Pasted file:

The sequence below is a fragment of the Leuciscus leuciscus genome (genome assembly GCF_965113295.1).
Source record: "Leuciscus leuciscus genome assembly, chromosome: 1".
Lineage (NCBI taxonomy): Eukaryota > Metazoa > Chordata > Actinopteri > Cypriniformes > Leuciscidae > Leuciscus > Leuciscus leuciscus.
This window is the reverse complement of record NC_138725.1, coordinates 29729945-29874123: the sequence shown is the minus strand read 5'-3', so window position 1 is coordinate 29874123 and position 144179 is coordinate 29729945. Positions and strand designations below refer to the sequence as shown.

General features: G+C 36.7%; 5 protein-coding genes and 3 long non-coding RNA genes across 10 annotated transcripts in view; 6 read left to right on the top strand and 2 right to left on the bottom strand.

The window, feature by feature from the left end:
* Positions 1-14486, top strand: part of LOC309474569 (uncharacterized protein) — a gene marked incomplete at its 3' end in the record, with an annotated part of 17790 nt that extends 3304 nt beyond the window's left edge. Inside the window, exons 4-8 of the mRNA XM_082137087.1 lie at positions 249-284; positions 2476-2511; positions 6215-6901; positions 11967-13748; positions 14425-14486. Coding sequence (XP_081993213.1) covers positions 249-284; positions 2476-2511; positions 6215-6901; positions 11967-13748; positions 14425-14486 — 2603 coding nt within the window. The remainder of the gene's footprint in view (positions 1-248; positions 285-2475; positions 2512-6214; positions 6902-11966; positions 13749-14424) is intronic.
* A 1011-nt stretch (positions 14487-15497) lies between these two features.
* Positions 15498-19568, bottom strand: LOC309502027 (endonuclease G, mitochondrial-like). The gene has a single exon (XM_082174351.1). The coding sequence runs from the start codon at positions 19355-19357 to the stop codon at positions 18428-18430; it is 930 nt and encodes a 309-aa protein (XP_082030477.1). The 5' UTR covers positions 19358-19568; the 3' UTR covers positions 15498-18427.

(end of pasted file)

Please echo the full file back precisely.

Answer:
The sequence below is a fragment of the Leuciscus leuciscus genome (genome assembly GCF_965113295.1).
Source record: "Leuciscus leuciscus genome assembly, chromosome: 1".
Lineage (NCBI taxonomy): Eukaryota > Metazoa > Chordata > Actinopteri > Cypriniformes > Leuciscidae > Leuciscus > Leuciscus leuciscus.
This window is the reverse complement of record NC_138725.1, coordinates 29729945-29874123: the sequence shown is the minus strand read 5'-3', so window position 1 is coordinate 29874123 and position 144179 is coordinate 29729945. Positions and strand designations below refer to the sequence as shown.

General features: G+C 36.7%; 5 protein-coding genes and 3 long non-coding RNA genes across 10 annotated transcripts in view; 6 read left to right on the top strand and 2 right to left on the bottom strand.

The window, feature by feature from the left end:
* Positions 1-14486, top strand: part of LOC309474569 (uncharacterized protein) — a gene marked incomplete at its 3' end in the record, with an annotated part of 17790 nt that extends 3304 nt beyond the window's left edge. Inside the window, exons 4-8 of the mRNA XM_082137087.1 lie at positions 249-284; positions 2476-2511; positions 6215-6901; positions 11967-13748; positions 14425-14486. Coding sequence (XP_081993213.1) covers positions 249-284; positions 2476-2511; positions 6215-6901; positions 11967-13748; positions 14425-14486 — 2603 coding nt within the window. The remainder of the gene's footprint in view (positions 1-248; positions 285-2475; positions 2512-6214; positions 6902-11966; positions 13749-14424) is intronic.
* A 1011-nt stretch (positions 14487-15497) lies between these two features.
* Positions 15498-19568, bottom strand: LOC309502027 (endonuclease G, mitochondrial-like). The gene has a single exon (XM_082174351.1). The coding sequence runs from the start codon at positions 19355-19357 to the stop codon at positions 18428-18430; it is 930 nt and encodes a 309-aa protein (XP_082030477.1). The 5' UTR covers positions 19358-19568; the 3' UTR covers positions 15498-18427.